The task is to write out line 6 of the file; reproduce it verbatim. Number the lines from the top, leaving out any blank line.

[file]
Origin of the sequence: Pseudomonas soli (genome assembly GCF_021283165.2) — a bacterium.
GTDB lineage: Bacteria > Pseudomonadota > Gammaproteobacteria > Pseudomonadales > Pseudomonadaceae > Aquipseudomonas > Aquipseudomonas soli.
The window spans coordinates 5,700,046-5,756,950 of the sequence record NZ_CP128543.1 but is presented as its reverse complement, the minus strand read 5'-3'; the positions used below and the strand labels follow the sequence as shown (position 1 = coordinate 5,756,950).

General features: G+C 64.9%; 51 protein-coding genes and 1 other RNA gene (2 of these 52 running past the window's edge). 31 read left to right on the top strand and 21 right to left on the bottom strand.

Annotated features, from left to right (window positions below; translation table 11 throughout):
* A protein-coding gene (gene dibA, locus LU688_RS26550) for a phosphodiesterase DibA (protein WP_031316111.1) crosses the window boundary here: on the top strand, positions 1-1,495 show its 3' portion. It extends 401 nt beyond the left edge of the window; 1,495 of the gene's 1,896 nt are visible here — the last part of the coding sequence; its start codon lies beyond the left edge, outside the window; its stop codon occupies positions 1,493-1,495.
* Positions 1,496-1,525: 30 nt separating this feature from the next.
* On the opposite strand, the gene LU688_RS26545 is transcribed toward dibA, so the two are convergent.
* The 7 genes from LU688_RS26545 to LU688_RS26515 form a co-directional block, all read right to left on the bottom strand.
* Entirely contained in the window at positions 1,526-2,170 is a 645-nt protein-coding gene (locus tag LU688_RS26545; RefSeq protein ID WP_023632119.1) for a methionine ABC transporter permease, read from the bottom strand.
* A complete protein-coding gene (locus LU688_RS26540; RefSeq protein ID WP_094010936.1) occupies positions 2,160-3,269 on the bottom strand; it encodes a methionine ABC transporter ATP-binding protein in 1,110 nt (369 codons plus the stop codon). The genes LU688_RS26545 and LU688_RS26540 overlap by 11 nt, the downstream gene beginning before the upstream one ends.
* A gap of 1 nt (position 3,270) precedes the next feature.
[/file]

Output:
* A protein-coding gene (gene dibA, locus LU688_RS26550) for a phosphodiesterase DibA (protein WP_031316111.1) crosses the window boundary here: on the top strand, positions 1-1,495 show its 3' portion. It extends 401 nt beyond the left edge of the window; 1,495 of the gene's 1,896 nt are visible here — the last part of the coding sequence; its start codon lies beyond the left edge, outside the window; its stop codon occupies positions 1,493-1,495.